Sunday, March 21, 2004

Megaliths in Korea - LexiLine Journal 263

Korea and megaliths? Korea is a megalithic surprise.

Did you know that Korea claims to have more megalithic dolmens than any other country in the world? A dolmen in Korea is called a Goindol viz. Gisokmyo or Jiseokmyo (Japanese 支石墓 ). A dolmen in Chinese is Seokbung 石棚). The common sign seok 石 in Japanese, Korean and Chinese means "stone".

As written at the Korean Hwasun dolmen site, "it is assumed that the Hwasun dolmens were erected from about 3000 B.C." This correlates with the date of ca. 3117 BC which has been fixed by as the era of the Megalithic Survey of the Earth.

As reported by the March 12, 1999 Korean Herald, Korea does have a tremendous number of dolmens at its megalithic sites. Three of these sites were included in 2001 in the UNESCO list of World Heritage sites.

These sites are described by The Korean National Heritage Online as:

Kochang [Gochang] Dolmen Site

"The Chungnim-ri [Jungnim-ri] dolmens, the largest and most diversified group, center on the village of Maesan. Most of them are located at altitudes of 15-50m along the southern foot of the hills that run east to west. The capstones of the dolmens here are 1-5.8m in length and can weigh 10-300 tons. A total of 442 dolmens have been recorded, of various types, based on the shape of the capstone."

Hwasun Dolmen Site - see Hwasun

"Like those in the Kochang [Gochang] group, the Hwasun dolmens are located on the slopes of low ranges of hills, along the Chiseokgang [Jiseokgang] River. Individual dolmens in this area are less intact than those in Kochang. The Hyosan-ri group is estimated to comprise 158 monuments and the Taesin-ri [Daesin-ri] group 129. In a number of cases the stone outcrops from which the stones making up the dolmens were quarried can be identified."

Kanghwa [Ganghwa] Dolmen Sites [include Ursa Major]

"These sites are on the offshore island of Kanghwa [Ganghwa], once again on mountain slopes. They tend to be higher than those in the other sites and stylistically early, notably those at Bugun-ri [the largest dolmen] and Gochon-ri."

See photos of a dolmen of Kanghwa [new spelling Ganghwa] which we think marks the stars of Ursa Major, see also here.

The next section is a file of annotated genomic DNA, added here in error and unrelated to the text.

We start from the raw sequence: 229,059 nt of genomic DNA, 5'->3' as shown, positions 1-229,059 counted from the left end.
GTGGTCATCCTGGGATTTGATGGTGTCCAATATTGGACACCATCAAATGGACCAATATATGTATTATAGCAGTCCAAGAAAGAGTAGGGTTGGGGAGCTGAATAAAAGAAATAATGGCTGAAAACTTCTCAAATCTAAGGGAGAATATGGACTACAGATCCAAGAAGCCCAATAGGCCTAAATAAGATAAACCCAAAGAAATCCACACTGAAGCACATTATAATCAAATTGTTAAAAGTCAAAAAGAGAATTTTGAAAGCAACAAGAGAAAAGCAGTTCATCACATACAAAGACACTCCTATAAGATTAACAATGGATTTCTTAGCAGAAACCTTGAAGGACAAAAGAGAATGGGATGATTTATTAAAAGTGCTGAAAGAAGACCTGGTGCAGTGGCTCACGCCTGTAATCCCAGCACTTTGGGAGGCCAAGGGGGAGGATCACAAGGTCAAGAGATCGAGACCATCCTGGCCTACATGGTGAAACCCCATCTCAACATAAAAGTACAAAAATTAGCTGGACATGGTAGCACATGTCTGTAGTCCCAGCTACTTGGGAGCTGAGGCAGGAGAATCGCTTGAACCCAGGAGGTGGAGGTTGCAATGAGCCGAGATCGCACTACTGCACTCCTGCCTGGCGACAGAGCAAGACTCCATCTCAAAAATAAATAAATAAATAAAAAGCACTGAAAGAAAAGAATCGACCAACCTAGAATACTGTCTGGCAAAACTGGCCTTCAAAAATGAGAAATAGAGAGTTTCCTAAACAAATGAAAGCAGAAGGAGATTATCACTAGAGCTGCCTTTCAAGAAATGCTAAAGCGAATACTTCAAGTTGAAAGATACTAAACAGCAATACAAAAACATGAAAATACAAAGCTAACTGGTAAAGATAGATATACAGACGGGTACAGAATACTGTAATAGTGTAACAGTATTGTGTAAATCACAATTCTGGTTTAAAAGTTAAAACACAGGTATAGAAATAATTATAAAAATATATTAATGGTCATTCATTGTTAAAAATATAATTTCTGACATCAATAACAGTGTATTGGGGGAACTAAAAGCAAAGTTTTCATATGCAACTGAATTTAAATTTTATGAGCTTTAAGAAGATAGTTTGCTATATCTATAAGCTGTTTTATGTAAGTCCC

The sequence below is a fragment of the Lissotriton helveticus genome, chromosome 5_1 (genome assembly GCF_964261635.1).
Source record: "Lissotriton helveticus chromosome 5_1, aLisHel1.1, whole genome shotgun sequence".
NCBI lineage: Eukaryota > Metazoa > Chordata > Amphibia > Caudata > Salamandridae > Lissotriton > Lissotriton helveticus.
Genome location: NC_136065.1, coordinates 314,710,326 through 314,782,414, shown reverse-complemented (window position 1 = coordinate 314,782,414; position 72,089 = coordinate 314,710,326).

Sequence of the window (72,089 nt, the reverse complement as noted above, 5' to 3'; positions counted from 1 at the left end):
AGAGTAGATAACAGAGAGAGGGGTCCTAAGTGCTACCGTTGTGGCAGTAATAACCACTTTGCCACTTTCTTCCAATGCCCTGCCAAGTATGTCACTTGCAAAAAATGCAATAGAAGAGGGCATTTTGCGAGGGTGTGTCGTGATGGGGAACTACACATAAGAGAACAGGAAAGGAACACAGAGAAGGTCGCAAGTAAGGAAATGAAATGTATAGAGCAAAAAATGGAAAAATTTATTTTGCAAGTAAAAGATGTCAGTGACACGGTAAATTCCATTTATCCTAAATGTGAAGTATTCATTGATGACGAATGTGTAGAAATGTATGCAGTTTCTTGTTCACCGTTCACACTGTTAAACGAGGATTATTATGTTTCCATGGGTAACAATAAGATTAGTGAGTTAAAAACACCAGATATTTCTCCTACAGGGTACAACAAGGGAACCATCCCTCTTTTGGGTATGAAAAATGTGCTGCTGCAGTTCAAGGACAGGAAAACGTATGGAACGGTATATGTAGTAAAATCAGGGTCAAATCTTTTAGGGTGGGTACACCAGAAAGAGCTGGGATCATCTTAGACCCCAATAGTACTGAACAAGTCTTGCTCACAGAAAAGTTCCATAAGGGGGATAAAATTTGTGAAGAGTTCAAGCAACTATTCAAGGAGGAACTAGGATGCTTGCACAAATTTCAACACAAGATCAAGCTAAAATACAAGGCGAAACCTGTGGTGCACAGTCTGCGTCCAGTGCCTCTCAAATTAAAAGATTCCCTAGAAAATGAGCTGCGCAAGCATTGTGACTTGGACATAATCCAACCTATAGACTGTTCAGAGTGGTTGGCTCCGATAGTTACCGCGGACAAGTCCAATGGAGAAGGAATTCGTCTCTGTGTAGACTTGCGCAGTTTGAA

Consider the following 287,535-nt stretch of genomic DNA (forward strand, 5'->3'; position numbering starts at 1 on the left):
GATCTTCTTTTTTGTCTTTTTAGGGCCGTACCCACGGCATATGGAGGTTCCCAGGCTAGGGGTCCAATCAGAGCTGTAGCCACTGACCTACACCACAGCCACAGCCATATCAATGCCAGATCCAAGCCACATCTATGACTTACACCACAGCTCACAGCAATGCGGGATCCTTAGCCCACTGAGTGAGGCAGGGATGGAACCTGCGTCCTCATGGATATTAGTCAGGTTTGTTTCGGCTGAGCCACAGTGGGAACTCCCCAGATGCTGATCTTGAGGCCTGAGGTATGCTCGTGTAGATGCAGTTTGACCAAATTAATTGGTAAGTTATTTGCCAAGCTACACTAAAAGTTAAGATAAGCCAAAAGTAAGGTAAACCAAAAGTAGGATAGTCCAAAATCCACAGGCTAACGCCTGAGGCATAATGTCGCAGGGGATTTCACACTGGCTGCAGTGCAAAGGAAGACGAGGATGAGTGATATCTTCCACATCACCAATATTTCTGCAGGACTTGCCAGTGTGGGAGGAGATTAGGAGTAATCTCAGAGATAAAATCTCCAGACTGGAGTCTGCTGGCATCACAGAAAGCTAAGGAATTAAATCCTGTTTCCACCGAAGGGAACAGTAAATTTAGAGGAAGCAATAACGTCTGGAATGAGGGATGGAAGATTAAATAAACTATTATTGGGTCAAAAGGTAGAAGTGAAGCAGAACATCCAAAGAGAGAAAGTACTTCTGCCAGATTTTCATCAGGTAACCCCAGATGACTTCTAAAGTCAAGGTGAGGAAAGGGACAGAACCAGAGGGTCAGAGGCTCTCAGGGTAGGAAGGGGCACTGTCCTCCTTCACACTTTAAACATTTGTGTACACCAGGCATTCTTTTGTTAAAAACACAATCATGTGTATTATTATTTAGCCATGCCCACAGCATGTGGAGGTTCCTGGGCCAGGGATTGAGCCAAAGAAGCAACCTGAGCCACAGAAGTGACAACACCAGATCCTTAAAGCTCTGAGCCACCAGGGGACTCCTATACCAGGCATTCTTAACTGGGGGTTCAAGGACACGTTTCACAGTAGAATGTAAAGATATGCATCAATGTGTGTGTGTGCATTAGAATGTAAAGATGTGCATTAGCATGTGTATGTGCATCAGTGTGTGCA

Korea korean dolmens Ganghwa Kanghwa Ursa Major Milky Way

The Ganghwa dolmen is in this regard similar to the megalithic site at Skregg, County Roscommon in Ireland, which also marks Ursa Major, see here.

Amsa-dong Misari Prehistoric Settlements - what is now Seoul may have marked the Center of Heaven for the Neolithic Survey of Korea

We can not be sure of our Kanghwa [Ganghwa] Ursa Major identification because we simply do not have enough photos or information about the rest of the dolmens in Korea. However, if this identification were correct, then it would mean that the Amsa-dong and Misari prehistoric settlement - now Seoul - marked the center of heaven in the ancient Neolithic survey of Korea by astronomy. Mizar, a star in Ursa Major, has a name similarity to Misari, but this could be pure chance.

Yuri Dolmen, ChangRyong, near Taegu, Korea marks Orion's Belt

The Yuri Dolmen at ChangRyong, near Taegu, Korea, gives us a clear identification for the placement of the megaliths in Korea in the ancient megalithic survey. The Yuri Dolmen represent's Orion's Belt by its ancient location on a site formed as a three-pronged plow. See in this regard

Yuri Dolmen ChangRyong Taegu Korea Orion's Belt

Yuri Dolmen is like Chinese and Japanese Karasuki Boshi, the three-pronged plow of Orion's Belt

We see this identification substantiated in ancient Chinese and Japanese astronomy, where the "three-forked plow" was Orion's Belt, envisioned as below by Saori Ihara and Steve Renshaw. See

Karasuki Boshi Chinese Japanese ancient astronomy Orion

Ara Kaya Tumuli, Dohangri, Haman (Kaya), near Pusan, Korea and the rock drawing there mark the stars below and to the left of Orion toward the "outer leg" of the Milky Way at Vela and the Vela Supernova

(in Latvian Ara Kaya means "outer leg")

Another decipherment that we have made is based on photographs and drawings of the Ara Kaya Tumuli and Petroglyphs shown by Byon Kwang-Hyon at and a photograph by Russell Croman of Vela found at

Ara Kaya Dohangri Haman Pusan Korea Petroglyphs Tumuli Vela

Bangu-Dae Ulsan Korea Rock Drawing marks Pisces and Cetus